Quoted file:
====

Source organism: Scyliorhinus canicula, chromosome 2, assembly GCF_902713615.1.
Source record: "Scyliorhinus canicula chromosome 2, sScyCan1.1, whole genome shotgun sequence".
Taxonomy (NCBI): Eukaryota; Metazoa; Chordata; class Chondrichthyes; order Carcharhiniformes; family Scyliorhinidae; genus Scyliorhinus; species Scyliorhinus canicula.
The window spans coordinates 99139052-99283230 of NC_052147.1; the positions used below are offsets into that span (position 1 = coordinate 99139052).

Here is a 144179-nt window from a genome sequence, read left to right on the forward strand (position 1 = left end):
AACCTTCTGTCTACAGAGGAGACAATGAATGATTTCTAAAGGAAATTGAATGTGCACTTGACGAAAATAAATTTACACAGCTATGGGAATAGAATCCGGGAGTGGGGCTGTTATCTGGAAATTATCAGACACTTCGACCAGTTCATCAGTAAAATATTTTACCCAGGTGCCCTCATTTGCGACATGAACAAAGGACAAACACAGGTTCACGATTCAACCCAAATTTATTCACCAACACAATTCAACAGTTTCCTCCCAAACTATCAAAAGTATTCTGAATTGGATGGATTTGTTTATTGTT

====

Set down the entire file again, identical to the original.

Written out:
Source organism: Scyliorhinus canicula, chromosome 2, assembly GCF_902713615.1.
Source record: "Scyliorhinus canicula chromosome 2, sScyCan1.1, whole genome shotgun sequence".
Taxonomy (NCBI): Eukaryota; Metazoa; Chordata; class Chondrichthyes; order Carcharhiniformes; family Scyliorhinidae; genus Scyliorhinus; species Scyliorhinus canicula.
The window spans coordinates 99139052-99283230 of NC_052147.1; the positions used below are offsets into that span (position 1 = coordinate 99139052).

Here is a 144179-nt window from a genome sequence, read left to right on the forward strand (position 1 = left end):
AACCTTCTGTCTACAGAGGAGACAATGAATGATTTCTAAAGGAAATTGAATGTGCACTTGACGAAAATAAATTTACACAGCTATGGGAATAGAATCCGGGAGTGGGGCTGTTATCTGGAAATTATCAGACACTTCGACCAGTTCATCAGTAAAATATTTTACCCAGGTGCCCTCATTTGCGACATGAACAAAGGACAAACACAGGTTCACGATTCAACCCAAATTTATTCACCAACACAATTCAACAGTTTCCTCCCAAACTATCAAAAGTATTCTGAATTGGATGGATTTGTTTATTGTT